If one works, that's a win. Focus on that and you can build from there. Then for others, it might be a completely different suggestion that works. I think that's what is really powerful about the work is that it's not just like, "Oh, well, if this doesn't work for you, you'll never get out of it." There's absolutely a way to get out of it, just being patient.

Elise Holtzman: You mentioned when I first asked you a question, what can people do if they think they're burnt out, or they're getting there, you mentioned taking small steps. Do you recommend a certain schedule? Like do this for a few weeks, then try to add in this for a few weeks or something like that? Or is it all again, just very personal for people?

Lauren Baptiste: That's why I just like the 15 minutes a day to keep it just easy where they can fit it in. I just know some people are morning people, others have more energy at night. Maybe sometimes people like to go for a walk in the middle of the day.

If you start just by doing something and doing it consistently, small steps accumulate. We think that it has to be grandiose to be valuable or effective and that's actually not the case at all.

Elise Holtzman: You did mention Ayurveda. Can you tell me a little bit more about it? I've heard of it but I really don't know what it is.

Lauren Baptiste: Yeah, sure. If you've heard of traditional Chinese medicine, Ayurveda is the equivalent from India and it's a say 3,500 to 5,000-year-old evidence-based science that uses nature as a way for medicine. It can be as simple as preventative health but it could also be as complex as surgery which exists still in India.

Elise Holtzman: What does Ayurveda have to do with attorney burnout or how can it help with attorney burnout?

Lauren Baptiste: When I'm around attorneys or even just around anybody, there are three personality body-mind types that exist universally, not just in the attorney or law profession. But if we can become aware of which type that we are, I think a lot of us are more akin to a Myers-Briggs in our world today, but it's a different version of that.

If we can be really aware of our body and the way it reacts, and our mind, then we can notice there's going to be maybe smoke before the fire of actually burning out. There are going to be things that we can do to find more balance and harmony in our lives, even when we're working 2,600 hour years. As we're more aware of who we are, we can then take greater charge of ourselves and our future.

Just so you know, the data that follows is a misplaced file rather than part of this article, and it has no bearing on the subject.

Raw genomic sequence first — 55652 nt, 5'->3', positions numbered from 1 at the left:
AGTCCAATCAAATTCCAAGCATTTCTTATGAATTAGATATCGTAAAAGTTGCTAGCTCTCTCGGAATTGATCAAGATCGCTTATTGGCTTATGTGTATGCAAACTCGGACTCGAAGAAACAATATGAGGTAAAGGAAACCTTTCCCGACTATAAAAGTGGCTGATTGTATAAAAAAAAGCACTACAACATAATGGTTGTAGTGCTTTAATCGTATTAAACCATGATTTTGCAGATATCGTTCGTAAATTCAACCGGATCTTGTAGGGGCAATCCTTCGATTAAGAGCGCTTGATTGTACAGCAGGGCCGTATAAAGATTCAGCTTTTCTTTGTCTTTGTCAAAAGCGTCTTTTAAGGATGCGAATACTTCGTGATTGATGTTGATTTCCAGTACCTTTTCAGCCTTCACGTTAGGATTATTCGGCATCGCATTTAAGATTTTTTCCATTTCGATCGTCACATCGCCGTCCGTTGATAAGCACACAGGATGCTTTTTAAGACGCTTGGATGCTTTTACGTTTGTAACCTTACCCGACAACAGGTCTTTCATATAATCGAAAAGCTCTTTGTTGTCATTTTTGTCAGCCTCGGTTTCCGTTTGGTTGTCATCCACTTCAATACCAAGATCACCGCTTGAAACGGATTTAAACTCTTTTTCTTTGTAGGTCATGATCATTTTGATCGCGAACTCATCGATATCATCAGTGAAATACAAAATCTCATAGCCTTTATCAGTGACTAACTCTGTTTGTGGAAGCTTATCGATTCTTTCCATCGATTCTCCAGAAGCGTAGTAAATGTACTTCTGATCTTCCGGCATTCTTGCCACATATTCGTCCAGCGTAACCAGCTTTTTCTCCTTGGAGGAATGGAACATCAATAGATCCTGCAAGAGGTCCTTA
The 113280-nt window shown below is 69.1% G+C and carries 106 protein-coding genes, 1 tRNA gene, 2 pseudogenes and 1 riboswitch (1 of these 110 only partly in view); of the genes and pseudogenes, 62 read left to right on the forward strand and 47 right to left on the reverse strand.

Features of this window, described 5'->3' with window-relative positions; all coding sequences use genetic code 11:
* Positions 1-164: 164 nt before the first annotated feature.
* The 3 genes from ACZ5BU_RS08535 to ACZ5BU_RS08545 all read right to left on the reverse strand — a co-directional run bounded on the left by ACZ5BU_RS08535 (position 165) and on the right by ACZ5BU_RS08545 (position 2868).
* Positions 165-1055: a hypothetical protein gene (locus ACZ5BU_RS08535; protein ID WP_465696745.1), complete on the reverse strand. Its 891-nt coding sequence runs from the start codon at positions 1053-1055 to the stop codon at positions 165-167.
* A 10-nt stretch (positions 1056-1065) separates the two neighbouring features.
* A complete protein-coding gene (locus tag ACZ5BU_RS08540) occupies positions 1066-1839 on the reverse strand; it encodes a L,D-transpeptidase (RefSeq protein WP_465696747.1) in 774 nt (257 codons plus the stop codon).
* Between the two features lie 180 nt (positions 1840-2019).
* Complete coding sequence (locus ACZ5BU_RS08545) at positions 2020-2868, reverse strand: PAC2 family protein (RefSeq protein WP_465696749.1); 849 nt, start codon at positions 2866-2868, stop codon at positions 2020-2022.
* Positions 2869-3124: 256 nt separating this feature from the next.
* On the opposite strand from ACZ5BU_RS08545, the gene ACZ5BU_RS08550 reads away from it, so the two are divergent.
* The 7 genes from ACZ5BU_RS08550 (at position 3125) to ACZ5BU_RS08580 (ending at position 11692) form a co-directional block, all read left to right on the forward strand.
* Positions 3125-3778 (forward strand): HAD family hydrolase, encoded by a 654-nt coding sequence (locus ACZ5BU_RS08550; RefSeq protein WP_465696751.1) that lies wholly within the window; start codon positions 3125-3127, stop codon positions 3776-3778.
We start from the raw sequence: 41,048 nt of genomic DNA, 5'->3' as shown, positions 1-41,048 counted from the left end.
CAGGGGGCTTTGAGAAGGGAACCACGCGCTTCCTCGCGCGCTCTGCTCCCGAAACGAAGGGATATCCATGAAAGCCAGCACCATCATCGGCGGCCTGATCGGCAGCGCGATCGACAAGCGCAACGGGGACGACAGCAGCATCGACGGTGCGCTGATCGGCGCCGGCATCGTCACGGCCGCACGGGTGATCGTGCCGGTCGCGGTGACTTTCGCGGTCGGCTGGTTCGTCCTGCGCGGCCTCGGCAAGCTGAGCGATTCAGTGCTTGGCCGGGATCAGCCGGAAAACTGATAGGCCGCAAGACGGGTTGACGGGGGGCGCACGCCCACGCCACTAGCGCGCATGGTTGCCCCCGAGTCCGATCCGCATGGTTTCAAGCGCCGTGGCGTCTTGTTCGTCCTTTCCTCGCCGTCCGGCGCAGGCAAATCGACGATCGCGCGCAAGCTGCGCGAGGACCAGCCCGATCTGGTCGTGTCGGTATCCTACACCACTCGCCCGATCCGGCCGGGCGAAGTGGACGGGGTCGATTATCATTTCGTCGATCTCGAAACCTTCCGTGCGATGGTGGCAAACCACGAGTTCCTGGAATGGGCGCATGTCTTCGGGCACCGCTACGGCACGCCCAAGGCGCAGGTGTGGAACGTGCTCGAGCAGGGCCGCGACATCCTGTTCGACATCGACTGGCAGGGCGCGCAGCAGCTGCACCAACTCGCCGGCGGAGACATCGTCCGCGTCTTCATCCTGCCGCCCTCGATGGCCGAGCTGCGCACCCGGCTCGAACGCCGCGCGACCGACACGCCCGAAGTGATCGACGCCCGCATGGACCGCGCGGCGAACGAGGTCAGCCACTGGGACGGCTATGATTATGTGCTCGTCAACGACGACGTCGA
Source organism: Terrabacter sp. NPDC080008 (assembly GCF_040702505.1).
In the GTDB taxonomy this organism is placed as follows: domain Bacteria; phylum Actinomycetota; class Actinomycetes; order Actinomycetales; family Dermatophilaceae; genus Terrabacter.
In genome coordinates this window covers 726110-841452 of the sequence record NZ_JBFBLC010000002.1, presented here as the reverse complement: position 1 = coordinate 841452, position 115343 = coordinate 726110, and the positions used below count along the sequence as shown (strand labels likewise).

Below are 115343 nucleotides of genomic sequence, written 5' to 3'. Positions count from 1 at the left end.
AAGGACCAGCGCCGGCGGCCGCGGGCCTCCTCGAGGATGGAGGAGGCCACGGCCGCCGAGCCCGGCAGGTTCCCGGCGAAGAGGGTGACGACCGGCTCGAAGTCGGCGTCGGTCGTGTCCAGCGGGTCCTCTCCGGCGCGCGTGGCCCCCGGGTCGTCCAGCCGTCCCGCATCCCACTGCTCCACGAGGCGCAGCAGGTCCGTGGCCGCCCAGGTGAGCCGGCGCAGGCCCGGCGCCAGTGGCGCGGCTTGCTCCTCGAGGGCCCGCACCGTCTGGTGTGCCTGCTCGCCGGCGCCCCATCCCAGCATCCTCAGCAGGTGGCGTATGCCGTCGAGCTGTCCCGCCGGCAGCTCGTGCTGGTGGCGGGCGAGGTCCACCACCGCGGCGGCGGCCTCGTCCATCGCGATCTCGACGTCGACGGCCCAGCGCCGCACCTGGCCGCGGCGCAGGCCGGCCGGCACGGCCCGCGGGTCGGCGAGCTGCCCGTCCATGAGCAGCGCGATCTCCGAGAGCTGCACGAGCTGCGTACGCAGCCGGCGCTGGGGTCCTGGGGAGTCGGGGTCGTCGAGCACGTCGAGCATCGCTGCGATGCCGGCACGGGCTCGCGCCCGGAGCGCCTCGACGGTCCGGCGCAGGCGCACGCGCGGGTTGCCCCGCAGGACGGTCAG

Elise Holtzman: Well, you and I as coaches both know that everything starts with self-awareness. If we're not willing to, we're not open to recognizing who we are and what's going on with us, it becomes very hard to change something that maybe we'd like to be doing more effectively or that would make us happier or feel better.

So whether it's Ayurveda or you mentioned Myers-Briggs, I use something that's called TypeCoach along similar lines, I think that some people are skeptical and God knows as a lawyer, I was skeptical, this sort of thing. But I think that they're not the be-all and the end-all.

Nothing is, but we can use them as tools to help us figure out what's going on with us and maybe how to make some shifts that could be valuable. I love this. I think I'm going to look up a little bit more about Ayurveda when we're finished.

I want to ask you a question, Lauren, that I ask all of my guests at the end of our time together. There is a phenomenon called the curse of knowledge where experts sometimes forget that what is so obvious and natural to them is not at all obvious to other people. When it comes to recognizing, preventing, and recovering from burnout, what's a principle or a piece of advice that may seem obvious to you, but you think is important for people to hear?

Lauren Baptiste: Make sure you eat lunch. Make sure you eat lunch. How many times do you skip your lunch, put off your lunch? It's three o'clock and you still haven't eaten. I've talked to so many clients who come to me and they're like, "Oh yeah, I forgot to eat." If we're not eating, we're not nourishing our bodies.

If we're not nourishing our bodies, we're putting ourselves in stress. If we're putting ourselves in stress consistently, that can look like burnout in the long run. Maybe something's wrong.

Elise Holtzman: And that's a simple one, right? We can all do that.

Lauren Baptiste: Right.

Elise Holtzman: Yeah. Some of this stuff is so straightforward and we know the answers. We know that we should be eating properly. We know that we should be moving our bodies. We know that we should be taking time to recharge for our mental health and all of that. And yet, just because of the kinds of people that we are, the kind of industry that we're in, the kind of cultures that we inhabit, we're not doing it. So I love that piece of advice.

You heard it here first, Lauren Baptiste says to eat your lunch. I think that's a good one. Thank you so much for being here today, Lauren. It's really been a pleasure. Thank you to our listeners for tuning in. If you've enjoyed today's show, please subscribe, rate, and review us at Apple Podcasts, Spotify, or your favorite podcast app. In the meantime, be bold, take action, and make things happen. We'll see you next time.

Thank you for tuning in. If you've enjoyed today's show, please subscribe, rate, and review us at Apple Podcasts, Spotify, or your favorite podcast app. In the meantime, be bold, take action, and make things happen. We'll see you next time.